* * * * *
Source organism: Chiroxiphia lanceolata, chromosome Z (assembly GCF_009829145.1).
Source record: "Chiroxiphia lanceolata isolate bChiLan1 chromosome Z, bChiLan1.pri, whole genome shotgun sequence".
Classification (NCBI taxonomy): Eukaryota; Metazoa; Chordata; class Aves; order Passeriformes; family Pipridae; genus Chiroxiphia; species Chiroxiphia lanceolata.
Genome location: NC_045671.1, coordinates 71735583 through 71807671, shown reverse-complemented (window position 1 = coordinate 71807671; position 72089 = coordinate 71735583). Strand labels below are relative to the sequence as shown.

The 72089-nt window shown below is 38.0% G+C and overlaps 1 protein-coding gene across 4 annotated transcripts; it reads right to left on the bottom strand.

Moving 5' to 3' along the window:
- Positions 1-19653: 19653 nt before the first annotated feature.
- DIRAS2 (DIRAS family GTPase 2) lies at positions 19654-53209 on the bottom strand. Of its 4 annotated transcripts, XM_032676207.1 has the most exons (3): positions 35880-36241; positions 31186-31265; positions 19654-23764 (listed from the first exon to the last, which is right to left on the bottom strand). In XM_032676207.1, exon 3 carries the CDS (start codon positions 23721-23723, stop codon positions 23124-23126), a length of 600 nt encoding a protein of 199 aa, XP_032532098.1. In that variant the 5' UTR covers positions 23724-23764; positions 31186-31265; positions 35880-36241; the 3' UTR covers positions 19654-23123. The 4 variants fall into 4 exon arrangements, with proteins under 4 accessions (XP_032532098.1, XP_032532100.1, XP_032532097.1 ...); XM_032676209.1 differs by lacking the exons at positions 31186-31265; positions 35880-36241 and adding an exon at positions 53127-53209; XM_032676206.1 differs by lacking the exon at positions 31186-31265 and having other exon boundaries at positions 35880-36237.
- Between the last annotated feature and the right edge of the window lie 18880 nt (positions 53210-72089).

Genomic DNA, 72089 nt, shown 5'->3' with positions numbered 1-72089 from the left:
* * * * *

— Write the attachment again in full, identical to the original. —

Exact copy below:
Source organism: Chiroxiphia lanceolata, chromosome Z (assembly GCF_009829145.1).
Source record: "Chiroxiphia lanceolata isolate bChiLan1 chromosome Z, bChiLan1.pri, whole genome shotgun sequence".
Classification (NCBI taxonomy): Eukaryota; Metazoa; Chordata; class Aves; order Passeriformes; family Pipridae; genus Chiroxiphia; species Chiroxiphia lanceolata.
Genome location: NC_045671.1, coordinates 71735583 through 71807671, shown reverse-complemented (window position 1 = coordinate 71807671; position 72089 = coordinate 71735583). Strand labels below are relative to the sequence as shown.

The 72089-nt window shown below is 38.0% G+C and overlaps 1 protein-coding gene across 4 annotated transcripts; it reads right to left on the bottom strand.

Moving 5' to 3' along the window:
- Positions 1-19653: 19653 nt before the first annotated feature.
- DIRAS2 (DIRAS family GTPase 2) lies at positions 19654-53209 on the bottom strand. Of its 4 annotated transcripts, XM_032676207.1 has the most exons (3): positions 35880-36241; positions 31186-31265; positions 19654-23764 (listed from the first exon to the last, which is right to left on the bottom strand). In XM_032676207.1, exon 3 carries the CDS (start codon positions 23721-23723, stop codon positions 23124-23126), a length of 600 nt encoding a protein of 199 aa, XP_032532098.1. In that variant the 5' UTR covers positions 23724-23764; positions 31186-31265; positions 35880-36241; the 3' UTR covers positions 19654-23123. The 4 variants fall into 4 exon arrangements, with proteins under 4 accessions (XP_032532098.1, XP_032532100.1, XP_032532097.1 ...); XM_032676209.1 differs by lacking the exons at positions 31186-31265; positions 35880-36241 and adding an exon at positions 53127-53209; XM_032676206.1 differs by lacking the exon at positions 31186-31265 and having other exon boundaries at positions 35880-36237.
- Between the last annotated feature and the right edge of the window lie 18880 nt (positions 53210-72089).

Genomic DNA, 72089 nt, shown 5'->3' with positions numbered 1-72089 from the left: